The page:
Afghanistan villagers, who claim to have lost relatives in a military operation involving New Zealand soldiers, need to be front and centre of an inquiry into the incident, a lawyer says.
Operation Burnham is investigating allegations that New Zealand soldiers killed six Afghan civilians during a military operation in 2010 and the military then covered up what happened.
The allegations were the subject of a book, Hit & Run, by journalists Nicky Hager and Jon Stephenson.
Lawyers for the villagers went to the High Court on Monday asking it to require the inquiry to release information about what hearings it would hold between now and when their judicial review case is heard in July.
In two weeks, the High Court in Wellington will hear an application on behalf of the villagers asking that the inquiry's closed private hearings into matters relating to them be put on hold until after the July hearing.
Doctor Rodney Harrison QC, representing the villagers, told Justice Ellis on Monday his clients were interested in Operation Burnham itself, and a return visit they say the NZ forces made to their villages at a later date.
He said the villagers' other lawyer, Deborah Manning, had made several attempts to obtain information from the Operation Burnham Inquiry, including writing to the inquiry itself and to Crown Law.
"We're here arguing it, but a simple request which could easily have been complied with was turned into an all-or-nothing contest, where instead of saying 'we can give you part of what you're asking for' they have said 'you'll get nothing'.
"We're accused of wanting everything and the answer is we get nothing and that kind of binary approach to the argument is not the way it should have been approached or handled."
Dr Harrison said the information sought was required to enable the best case possible to be made at the interim relief hearing in two weeks' time.
He said if the inquiry had already spoken to hundreds of witnesses by the time a High Court judgment came out, it would make it more difficult to obtain the relief sought.
"I would have thought by that stage the court will be urged to not grant relief because of the difficulty of unscrambling the omelette.
"If the court is told 'exercise your discretion against granting any meaningful relief apart from a declaration - because we've given all these witnesses assurances we can't go back on and we've already interviewed them' - that's the kind of prejudice we're talking about."
Dr Harrison also said that having both the inquiry's lawyers and the Solicitor-General appearing before Monday's hearing was overkill.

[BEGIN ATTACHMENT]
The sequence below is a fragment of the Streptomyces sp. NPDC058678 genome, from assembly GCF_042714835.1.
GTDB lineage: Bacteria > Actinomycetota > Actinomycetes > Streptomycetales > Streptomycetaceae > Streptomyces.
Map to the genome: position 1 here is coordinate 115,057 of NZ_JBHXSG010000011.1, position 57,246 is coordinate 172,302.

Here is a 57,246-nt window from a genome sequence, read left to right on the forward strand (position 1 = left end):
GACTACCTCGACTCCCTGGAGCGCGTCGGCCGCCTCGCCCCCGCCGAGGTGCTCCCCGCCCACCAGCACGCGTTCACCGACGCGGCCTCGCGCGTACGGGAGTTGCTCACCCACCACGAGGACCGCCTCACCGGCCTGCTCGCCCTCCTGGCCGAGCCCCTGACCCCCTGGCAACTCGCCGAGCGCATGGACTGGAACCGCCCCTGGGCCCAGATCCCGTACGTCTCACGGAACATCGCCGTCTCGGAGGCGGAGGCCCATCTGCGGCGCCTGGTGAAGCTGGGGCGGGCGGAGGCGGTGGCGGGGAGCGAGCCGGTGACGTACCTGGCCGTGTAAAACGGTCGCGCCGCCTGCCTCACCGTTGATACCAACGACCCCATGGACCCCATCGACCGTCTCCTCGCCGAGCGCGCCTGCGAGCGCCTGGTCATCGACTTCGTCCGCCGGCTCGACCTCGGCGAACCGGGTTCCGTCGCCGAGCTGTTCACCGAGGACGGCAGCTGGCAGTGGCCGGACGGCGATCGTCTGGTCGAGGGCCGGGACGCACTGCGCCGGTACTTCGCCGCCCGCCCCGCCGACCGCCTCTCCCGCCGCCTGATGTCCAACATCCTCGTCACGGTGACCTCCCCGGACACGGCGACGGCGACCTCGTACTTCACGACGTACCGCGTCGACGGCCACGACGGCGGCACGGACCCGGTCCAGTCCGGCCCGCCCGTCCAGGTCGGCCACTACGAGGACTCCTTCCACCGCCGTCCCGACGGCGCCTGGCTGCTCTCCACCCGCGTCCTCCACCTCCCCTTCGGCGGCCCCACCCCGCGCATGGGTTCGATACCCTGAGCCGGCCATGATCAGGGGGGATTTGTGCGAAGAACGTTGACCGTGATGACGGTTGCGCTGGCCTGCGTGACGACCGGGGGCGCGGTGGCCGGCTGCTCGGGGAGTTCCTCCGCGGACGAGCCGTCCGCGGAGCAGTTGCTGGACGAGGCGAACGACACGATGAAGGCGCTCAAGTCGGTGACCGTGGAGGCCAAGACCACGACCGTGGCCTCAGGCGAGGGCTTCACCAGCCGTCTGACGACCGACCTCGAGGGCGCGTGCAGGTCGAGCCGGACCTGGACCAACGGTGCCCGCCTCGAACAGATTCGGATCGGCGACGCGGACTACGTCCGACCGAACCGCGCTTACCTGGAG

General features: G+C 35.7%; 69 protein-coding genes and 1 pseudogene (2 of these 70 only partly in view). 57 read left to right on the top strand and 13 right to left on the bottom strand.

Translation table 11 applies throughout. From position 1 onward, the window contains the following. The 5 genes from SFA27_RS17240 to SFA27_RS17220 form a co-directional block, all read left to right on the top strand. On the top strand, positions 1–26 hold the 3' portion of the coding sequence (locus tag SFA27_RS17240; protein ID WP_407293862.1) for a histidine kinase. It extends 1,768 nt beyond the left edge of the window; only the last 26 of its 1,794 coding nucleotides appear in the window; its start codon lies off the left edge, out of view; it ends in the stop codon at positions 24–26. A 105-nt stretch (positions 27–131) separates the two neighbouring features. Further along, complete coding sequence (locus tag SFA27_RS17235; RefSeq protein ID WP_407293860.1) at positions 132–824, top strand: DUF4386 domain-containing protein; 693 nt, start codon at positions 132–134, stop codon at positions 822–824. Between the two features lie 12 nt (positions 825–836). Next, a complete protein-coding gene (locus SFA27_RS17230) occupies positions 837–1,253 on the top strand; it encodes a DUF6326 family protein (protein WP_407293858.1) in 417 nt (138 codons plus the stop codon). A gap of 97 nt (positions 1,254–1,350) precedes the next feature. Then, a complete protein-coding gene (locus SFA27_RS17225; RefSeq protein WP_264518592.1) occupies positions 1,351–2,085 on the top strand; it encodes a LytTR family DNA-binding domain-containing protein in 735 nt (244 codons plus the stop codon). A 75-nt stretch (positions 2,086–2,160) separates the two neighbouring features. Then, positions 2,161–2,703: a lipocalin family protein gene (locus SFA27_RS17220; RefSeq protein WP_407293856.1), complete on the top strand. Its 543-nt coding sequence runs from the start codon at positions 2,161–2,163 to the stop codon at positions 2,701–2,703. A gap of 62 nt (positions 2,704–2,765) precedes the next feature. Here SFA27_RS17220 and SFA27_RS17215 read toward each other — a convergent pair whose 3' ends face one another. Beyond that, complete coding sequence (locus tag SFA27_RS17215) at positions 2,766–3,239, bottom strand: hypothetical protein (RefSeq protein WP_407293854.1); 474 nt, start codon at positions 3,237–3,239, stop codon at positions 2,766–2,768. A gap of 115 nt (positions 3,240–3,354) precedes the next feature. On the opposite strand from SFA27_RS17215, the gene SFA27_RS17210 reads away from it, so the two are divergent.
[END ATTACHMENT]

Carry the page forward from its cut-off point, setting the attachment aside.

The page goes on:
However, Solicitor-General Una Jagose told the court the villagers' lawyers already had sufficient information to argue their case and questions raised at Monday's hearing were an attempt to "get behind" the confidentiality orders the inquiry had made.
The lawyer supporting the inquiry, Kristy McDonald QC, told the court it had undertaken two contextual interviews to learn more about the background against which Operation Burnham occurred and would not be doing any more until May.
She said the inquiry would engage with whistleblowers, journalists' sources and past and present members of the military and would be receiving classified material relating to sensitive matters of state.
"By answering the [questions raised by the villagers' lawyers] identification of witnesses will occur even if they're not named.
"Those with knowledge of relevant matters will be able to deduce the names of witnesses quite readily ... The information sought ... goes beyond the protections the inquiry has put in place and [is] not needed."
She read from an email by one of the Hit and Run authors, Jon Stephenson, about the likely consequences for his sources if their identity was made public; for some that could lead to mistreatment, detention or death, or affect their careers.
"Information about what happened prior to, during and after the operation was only known to a small group of people. There is a real risk that any release of information could point to them as being my sources.
"I have spent many hours reassuring confidential sources that they can trust the inquiry's undertaking to protect identities and I am concerned that any court order that breaches that will undermine sources' willingness to cooperate with the inquiry.
"Refusal to be interviewed will have a significant effect on the inquiry's ability to do its work."
Ms McDonald said the inquiry needed to balance the public interest in openness against the risk of harm to others and had to be sure the process it had chosen would get to the truth of the matter.
She said nothing was added to the villagers' lawyers' understanding of matters by them knowing the number of witnesses, the inquiry protocols, and the date or content of its interviews.
In his submissions in reply, Dr Harrison said it could be a hollow victory for the villagers if they won their judicial review, but the inquiry's processes had moved on too far for that to make any real difference.
Justice Ellis reserved her decision.